From education to employment

Student Volunteers Needed Now More Than Ever

students learning together

New research from Bookmark Reading Charity finds 16-24s are almost three times as likely to say that they’d like to volunteer for a charity than over 55s.

Bookmark Reading Charity shares findings from its recent survey* which found that 16-24 year olds are most likely to say they’d like to volunteer with a charity compared to all other age groups.

Bookmark is calling for students to help tackle the growing number of children leaving primary school unable to read well (more than one in four), which can have a significant impact on life prospects and has even been linked to life expectancy.

Emily Jack, CEO of Bookmark Reading Charity said:

“Our student volunteers and reading mentors make a huge difference to the lives of the children they work with. Fitting in a 30-minute session during the day online around study works well and offers skill development that our students say helps with demonstrating their experience for further study and job opportunities.”

Maya, a former student who has continued to volunteer with Bookmark outside of her role as a Senior Research Analyst said:

“Volunteering is not a massive commitment, particularly at Bookmark. It’s such an easy thing to work around what you’re already doing and the fact that it’s virtual makes it an even easier commitment. Bookmark has had a massive impact on me. To have that social interaction outside of my household and to see the children who were happy to be there was so rewarding. I love the interaction with the children and sharing the fun of reading with them.”

Amy, an English Literature student said:

“I started a programme with a child who told me they hated reading only to hear three weeks later that they had started reading at home and reading had changed their life. It was really lovely to hear him say ‘you’ve made me want to read these books I never thought I would before’.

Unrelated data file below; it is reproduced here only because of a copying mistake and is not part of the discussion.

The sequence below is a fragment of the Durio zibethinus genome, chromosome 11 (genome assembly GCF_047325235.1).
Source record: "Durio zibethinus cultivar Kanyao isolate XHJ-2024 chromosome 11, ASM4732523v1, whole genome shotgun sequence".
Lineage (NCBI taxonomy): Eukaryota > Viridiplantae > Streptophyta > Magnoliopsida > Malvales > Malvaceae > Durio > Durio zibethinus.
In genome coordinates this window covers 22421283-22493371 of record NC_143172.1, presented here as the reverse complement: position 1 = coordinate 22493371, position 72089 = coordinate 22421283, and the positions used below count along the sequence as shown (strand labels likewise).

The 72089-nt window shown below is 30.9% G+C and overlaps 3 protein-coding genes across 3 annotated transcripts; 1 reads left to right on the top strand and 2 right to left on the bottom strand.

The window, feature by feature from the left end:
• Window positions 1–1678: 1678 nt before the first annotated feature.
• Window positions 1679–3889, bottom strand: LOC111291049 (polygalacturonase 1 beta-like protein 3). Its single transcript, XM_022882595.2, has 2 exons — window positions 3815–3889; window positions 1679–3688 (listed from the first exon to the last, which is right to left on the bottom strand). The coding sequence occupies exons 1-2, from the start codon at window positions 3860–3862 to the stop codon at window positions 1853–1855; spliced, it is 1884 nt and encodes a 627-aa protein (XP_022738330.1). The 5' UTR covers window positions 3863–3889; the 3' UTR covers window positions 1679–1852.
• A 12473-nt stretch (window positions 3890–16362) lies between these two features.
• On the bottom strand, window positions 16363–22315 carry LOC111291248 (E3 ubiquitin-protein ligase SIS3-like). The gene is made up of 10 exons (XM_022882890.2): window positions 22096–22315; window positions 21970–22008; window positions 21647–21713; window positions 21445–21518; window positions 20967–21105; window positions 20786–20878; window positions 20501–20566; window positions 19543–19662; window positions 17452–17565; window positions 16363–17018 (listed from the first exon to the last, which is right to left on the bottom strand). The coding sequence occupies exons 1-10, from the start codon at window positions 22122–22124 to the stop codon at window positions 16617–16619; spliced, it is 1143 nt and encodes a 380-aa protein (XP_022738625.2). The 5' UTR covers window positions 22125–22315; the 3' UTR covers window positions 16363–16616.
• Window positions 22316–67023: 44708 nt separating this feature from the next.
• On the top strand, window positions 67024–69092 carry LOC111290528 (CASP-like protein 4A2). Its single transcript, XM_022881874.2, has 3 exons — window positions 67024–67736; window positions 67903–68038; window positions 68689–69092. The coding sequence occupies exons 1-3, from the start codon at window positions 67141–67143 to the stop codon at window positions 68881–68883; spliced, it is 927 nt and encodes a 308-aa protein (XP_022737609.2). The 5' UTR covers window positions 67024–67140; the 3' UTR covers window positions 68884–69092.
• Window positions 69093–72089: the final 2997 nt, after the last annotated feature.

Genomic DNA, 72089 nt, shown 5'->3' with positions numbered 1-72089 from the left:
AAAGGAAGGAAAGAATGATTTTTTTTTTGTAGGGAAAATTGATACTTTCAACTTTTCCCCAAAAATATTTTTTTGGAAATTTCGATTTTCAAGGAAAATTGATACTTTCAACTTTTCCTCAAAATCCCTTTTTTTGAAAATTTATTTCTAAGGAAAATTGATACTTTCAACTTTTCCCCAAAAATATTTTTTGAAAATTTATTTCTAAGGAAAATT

“I’m an English Literature student now but I really struggled with reading when I was younger. I remember how frustrating it was feeling like I couldn’t fit in and I didn’t know what I was doing. Going from that base level of not being able to read, to now studying books at university, I’ve seen how far reading support can get you, and I’ve found that volunteering with Bookmark is a great way to give back.”

“Bookmark has had a huge impact career-wise because I was dead-set that I wanted to work with teenagers and then, through this, I’ve realised how much I love working with younger children and it’s changed that direction for me.”

The charity has just launched its Reading Mentors volunteer programme for 16 and 17 year-olds in sixth forms and colleges to volunteer, alongside its growing number of students who deliver 30-minute reading sessions either in person or online after going through its volunteer recruitment process.

Bookmark delivered more than 40,000 sessions in 2023, with students finding the sessions easy to fit in around lectures and other commitments.

You can find out more about Volunteering at Bookmark here

Read more about Bookmark’s Reading Mentors scheme for 16-17 year olds here

Key findings from the survey:

  • 16% of 16-24s and 20% of 25-34s currently volunteer with a charity compared to 15% of 35-44s, 12% of 45-54s and 12% of those aged over 55.
  • 31% of 16-24s who don’t currently volunteer said they would like to volunteer for a charity compared to 23% of 25-34s, 25% of 35-44s, 21% of 45-54s and 11% of those aged over 55.

*The survey was a nationally representative sample size of 2,002 UK adults (aged 16+) across the UK. Fieldwork was undertaken between 12 July and 14 July 2023. The survey was carried out by Censuswide.

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